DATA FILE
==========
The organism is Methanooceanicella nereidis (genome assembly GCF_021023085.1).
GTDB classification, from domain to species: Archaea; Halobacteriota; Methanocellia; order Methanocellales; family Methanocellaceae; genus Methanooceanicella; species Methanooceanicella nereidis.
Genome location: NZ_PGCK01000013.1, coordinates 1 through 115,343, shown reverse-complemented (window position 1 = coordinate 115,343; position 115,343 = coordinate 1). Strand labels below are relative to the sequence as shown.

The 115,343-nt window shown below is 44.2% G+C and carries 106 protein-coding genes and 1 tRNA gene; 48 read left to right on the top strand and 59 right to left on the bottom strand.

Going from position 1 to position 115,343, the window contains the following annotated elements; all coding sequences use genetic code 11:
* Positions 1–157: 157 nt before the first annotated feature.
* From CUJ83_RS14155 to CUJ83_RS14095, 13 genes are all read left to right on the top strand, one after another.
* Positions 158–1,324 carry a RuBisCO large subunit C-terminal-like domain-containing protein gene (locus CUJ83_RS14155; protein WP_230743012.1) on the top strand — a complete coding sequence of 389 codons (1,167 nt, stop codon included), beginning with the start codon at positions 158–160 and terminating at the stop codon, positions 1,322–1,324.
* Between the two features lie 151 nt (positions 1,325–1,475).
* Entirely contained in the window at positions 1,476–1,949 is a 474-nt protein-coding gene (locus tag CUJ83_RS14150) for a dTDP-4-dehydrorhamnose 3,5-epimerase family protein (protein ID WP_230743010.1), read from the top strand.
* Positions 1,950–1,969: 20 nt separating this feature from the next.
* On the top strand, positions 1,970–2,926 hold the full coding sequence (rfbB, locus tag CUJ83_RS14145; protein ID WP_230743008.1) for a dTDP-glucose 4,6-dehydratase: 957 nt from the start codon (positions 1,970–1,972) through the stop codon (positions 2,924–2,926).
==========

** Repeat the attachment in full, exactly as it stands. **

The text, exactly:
The organism is Methanooceanicella nereidis (genome assembly GCF_021023085.1).
GTDB classification, from domain to species: Archaea; Halobacteriota; Methanocellia; order Methanocellales; family Methanocellaceae; genus Methanooceanicella; species Methanooceanicella nereidis.
Genome location: NZ_PGCK01000013.1, coordinates 1 through 115,343, shown reverse-complemented (window position 1 = coordinate 115,343; position 115,343 = coordinate 1). Strand labels below are relative to the sequence as shown.

The 115,343-nt window shown below is 44.2% G+C and carries 106 protein-coding genes and 1 tRNA gene; 48 read left to right on the top strand and 59 right to left on the bottom strand.

Going from position 1 to position 115,343, the window contains the following annotated elements; all coding sequences use genetic code 11:
* Positions 1–157: 157 nt before the first annotated feature.
* From CUJ83_RS14155 to CUJ83_RS14095, 13 genes are all read left to right on the top strand, one after another.
* Positions 158–1,324 carry a RuBisCO large subunit C-terminal-like domain-containing protein gene (locus CUJ83_RS14155; protein WP_230743012.1) on the top strand — a complete coding sequence of 389 codons (1,167 nt, stop codon included), beginning with the start codon at positions 158–160 and terminating at the stop codon, positions 1,322–1,324.
* Between the two features lie 151 nt (positions 1,325–1,475).
* Entirely contained in the window at positions 1,476–1,949 is a 474-nt protein-coding gene (locus tag CUJ83_RS14150) for a dTDP-4-dehydrorhamnose 3,5-epimerase family protein (protein ID WP_230743010.1), read from the top strand.
* Positions 1,950–1,969: 20 nt separating this feature from the next.
* On the top strand, positions 1,970–2,926 hold the full coding sequence (rfbB, locus tag CUJ83_RS14145; protein ID WP_230743008.1) for a dTDP-glucose 4,6-dehydratase: 957 nt from the start codon (positions 1,970–1,972) through the stop codon (positions 2,924–2,926).